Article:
The plight of hundreds of highly-skilled Indian professionals caught up in a row over their right to live and work in Britain was taken up by cross-party MPs in a Westminster Hall debate in the UK Parliament this week.
The plight of hundreds of highly-skilled Indian professionals caught up in a row over their right to live and work in Britain was taken up by cross-party MPs in a Westminster Hall debate in the UK Parliament this week. Labour party MP Ruth Cadbury made an impassioned plea on behalf of her Indian constituents in west London who had been denied their indefinite leave to remain (ILR) by the UK Home Office on “spurious” grounds.
“They are all from India and are highly qualified, well paid and well-respected IT professionals. They came to answer this country’s skill shortage — a shortage that has not gone away,” Cadbury, MP for Brentford and Isleworth, said during the debate yesterday. “Those without the right of appeal cannot work, cannot take up the offer of promotion, cannot rent a flat and may lose their driving licence.
“Even those with pending appeals or judicial review applications who can work are losing jobs because nervous employers have asked them to resign. Many cannot travel to see family and cannot explain to their family why they cannot visit them,” she said. The debate entitled ‘Immigration Rules: Paragraph 322(5)’ was called by Cottish National Party’s (SNP) Alison Thewliss to highlight the problems being faced by foreign teachers, doctors, lawyers and engineers under Paragraph 322(5) of the immigration rules.
The discretionary clause is intended to expel terrorists from the UK, but MPs warned it is being “abused” to deny residency rights to professionals over minor and legal amendments to their tax records.
“None of those whom I have spoken to have any issues which would cause them to be considered a threat to national security,” Cadbury said. “A substantial number of refusals appear to be predicated on nothing more than the individual making an honest mistake – and as far as HMRC [Her Majesty’s Revenue and Customs] are concerned, when the correction has been made, the case is closed. Some of the sums involved in these corrections are only a few pounds, and often this was several years ago,” she noted.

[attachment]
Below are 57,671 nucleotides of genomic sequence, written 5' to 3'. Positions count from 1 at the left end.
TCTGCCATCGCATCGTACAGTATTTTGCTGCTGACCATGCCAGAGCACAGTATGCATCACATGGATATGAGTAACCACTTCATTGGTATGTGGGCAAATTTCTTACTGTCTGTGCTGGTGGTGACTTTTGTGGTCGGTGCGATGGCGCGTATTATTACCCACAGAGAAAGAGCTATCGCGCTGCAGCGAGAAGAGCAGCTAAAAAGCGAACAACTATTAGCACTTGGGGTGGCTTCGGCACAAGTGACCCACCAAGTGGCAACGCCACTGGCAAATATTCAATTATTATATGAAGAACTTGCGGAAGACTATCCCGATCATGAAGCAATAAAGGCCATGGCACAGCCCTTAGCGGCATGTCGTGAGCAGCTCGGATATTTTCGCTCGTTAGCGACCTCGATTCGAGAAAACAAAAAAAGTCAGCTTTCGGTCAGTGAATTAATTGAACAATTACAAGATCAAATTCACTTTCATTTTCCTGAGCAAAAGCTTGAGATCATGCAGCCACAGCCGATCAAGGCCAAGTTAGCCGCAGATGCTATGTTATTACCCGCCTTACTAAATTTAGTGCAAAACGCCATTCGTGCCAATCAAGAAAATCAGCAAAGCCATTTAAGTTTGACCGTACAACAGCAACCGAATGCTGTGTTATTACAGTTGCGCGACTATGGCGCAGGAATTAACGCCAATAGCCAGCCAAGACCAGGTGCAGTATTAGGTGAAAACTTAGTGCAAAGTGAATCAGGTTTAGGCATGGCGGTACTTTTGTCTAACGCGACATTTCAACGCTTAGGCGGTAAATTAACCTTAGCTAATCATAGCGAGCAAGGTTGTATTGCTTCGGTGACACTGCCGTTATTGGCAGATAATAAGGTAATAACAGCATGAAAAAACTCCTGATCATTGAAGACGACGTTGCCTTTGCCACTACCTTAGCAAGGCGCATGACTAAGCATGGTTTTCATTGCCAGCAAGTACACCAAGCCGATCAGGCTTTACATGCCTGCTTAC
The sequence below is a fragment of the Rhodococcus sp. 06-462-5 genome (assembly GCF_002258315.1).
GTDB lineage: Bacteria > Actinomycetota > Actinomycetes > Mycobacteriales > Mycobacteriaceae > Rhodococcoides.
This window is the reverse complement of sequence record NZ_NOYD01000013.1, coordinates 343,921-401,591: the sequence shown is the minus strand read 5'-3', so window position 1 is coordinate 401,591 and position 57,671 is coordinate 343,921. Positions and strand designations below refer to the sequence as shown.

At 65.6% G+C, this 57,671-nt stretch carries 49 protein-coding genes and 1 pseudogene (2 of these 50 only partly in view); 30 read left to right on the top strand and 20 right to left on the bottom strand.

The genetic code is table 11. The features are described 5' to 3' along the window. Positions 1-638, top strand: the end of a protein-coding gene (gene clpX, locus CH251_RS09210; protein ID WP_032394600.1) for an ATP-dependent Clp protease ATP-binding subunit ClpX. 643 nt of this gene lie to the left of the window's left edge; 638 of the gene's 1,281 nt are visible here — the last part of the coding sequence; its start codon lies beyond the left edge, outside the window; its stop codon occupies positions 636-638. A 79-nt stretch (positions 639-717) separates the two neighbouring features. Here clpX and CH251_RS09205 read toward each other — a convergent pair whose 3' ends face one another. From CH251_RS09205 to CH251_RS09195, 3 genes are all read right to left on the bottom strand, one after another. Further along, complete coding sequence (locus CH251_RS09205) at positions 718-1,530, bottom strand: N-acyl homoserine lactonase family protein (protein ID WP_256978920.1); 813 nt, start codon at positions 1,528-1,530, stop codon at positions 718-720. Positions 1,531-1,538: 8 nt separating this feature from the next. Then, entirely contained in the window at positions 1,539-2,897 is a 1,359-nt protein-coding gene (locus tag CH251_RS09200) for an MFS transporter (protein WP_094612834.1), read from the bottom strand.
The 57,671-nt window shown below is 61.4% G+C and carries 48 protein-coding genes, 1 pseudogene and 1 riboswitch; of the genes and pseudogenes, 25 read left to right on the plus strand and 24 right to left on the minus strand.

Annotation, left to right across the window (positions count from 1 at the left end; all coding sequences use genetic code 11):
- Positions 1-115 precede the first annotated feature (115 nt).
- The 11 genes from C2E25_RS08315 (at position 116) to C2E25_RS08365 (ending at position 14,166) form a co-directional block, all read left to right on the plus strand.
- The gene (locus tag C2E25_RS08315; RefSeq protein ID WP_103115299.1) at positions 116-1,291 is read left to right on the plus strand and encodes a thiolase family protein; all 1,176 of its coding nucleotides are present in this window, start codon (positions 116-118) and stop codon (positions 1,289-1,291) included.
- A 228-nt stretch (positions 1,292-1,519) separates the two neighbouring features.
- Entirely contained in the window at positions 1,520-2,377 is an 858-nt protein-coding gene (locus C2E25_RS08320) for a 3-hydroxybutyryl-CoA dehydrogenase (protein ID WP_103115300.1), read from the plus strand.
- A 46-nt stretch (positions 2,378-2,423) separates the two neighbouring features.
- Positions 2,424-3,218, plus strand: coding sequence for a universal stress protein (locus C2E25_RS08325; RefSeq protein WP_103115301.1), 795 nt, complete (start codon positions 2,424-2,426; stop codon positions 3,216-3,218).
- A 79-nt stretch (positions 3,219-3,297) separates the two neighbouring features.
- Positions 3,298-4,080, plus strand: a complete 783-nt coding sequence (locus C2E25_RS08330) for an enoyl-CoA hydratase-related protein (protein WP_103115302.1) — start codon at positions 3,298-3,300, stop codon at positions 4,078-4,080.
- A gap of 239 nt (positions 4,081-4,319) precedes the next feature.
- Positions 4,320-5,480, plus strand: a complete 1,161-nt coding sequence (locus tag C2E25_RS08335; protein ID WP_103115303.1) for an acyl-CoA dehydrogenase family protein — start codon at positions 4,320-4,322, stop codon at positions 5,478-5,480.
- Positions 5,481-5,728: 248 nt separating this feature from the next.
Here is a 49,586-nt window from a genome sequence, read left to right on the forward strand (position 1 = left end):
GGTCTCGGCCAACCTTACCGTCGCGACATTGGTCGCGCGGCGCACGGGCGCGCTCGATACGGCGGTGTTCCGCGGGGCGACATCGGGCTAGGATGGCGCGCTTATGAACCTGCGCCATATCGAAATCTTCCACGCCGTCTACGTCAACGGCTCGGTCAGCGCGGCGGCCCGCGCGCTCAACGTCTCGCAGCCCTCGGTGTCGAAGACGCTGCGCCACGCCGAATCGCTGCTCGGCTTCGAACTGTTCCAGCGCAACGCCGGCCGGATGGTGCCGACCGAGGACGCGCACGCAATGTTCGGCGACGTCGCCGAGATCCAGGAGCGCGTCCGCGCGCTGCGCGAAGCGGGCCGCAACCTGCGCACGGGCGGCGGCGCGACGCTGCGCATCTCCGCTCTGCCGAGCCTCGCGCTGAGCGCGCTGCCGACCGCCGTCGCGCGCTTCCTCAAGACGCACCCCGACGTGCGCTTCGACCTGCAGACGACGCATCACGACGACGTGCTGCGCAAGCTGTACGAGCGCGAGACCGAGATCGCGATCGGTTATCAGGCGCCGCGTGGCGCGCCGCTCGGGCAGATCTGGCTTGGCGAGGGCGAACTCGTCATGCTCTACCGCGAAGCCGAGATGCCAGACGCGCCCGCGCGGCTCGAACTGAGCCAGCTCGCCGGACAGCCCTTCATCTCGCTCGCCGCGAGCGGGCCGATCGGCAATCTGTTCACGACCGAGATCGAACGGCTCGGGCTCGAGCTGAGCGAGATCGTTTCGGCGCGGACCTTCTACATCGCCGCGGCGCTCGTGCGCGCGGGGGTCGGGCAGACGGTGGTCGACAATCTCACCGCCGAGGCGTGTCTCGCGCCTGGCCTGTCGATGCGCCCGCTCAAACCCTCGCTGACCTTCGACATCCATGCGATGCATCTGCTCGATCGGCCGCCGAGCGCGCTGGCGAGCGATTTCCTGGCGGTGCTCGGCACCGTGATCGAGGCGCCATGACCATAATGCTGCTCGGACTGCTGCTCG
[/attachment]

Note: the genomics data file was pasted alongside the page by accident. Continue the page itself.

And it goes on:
UK Home Office minister for immigration Caroline Nokes countered the claims made by MPs on behalf of their constituents – mostly Indian, Pakistani and Bangladeshi nationals. She informed the debate that the first phase of a review of the issue affecting those who had entered the UK on a Tier 1 (General) visa had looked at 281 uses of Paragraph 322(5) and found it had been used correctly in all cases.
Nokes said the second phase, assessing a further 1,671 cases, was still under review and until then all such cases remain suspended. “This process is leaving hundreds in further limbo,” said Aditi Bhardwaj, coordinator of the Highly Skilled Migrants Group which was lauded by many of the MPs for bringing the issue to light through lobbying and four major protests outside the UK Parliament in the last few months.
The crisis involves professionals from countries like India, Pakistan and Bangladesh entitled to apply for Indefinite Leave to Remain (ILR) or permanent residency status after a minimum of five years’ lawful residency in the UK. While the Tier 1 (General) visa they used was discontinued in 2011, former applicants were eligible to apply for ILR until April this year if they made up the required number of points on their application.
However, legal experts noted a pattern of many such applications being turned down by Home Office caseworkers citing clause 322(5) of the UK Immigration Act, a discretionary rule aimed at denying convicted criminals and terrorists the right to live in the UK. The Home Office questioned the “good character” of these professional over apparent differences in their declared earnings to the UK tax department and the Home Office, resulting in hundreds facing potential deportation unless their appeals are accepted.
Nokes told MPs during the debate that an operational assessment of the Tier 1 (General) route in 2010 found that 29 per cent of Tier 1 migrants were in low-skilled jobs and the employment of a further 46 per cent was unclear. She confirmed that a policy of “rigorous checks” was brought in following the assessment.
“I want to be really clear: we do not have a policy of refusing people for making minor tax errors… We give applicants the opportunity to explain, and we take their explanation and all available evidence into account,” she said. However, the professionals caught up in the row and contesting ILR refusals by the Home Office have claimed they were not given a fair chance to explain honest mistakes.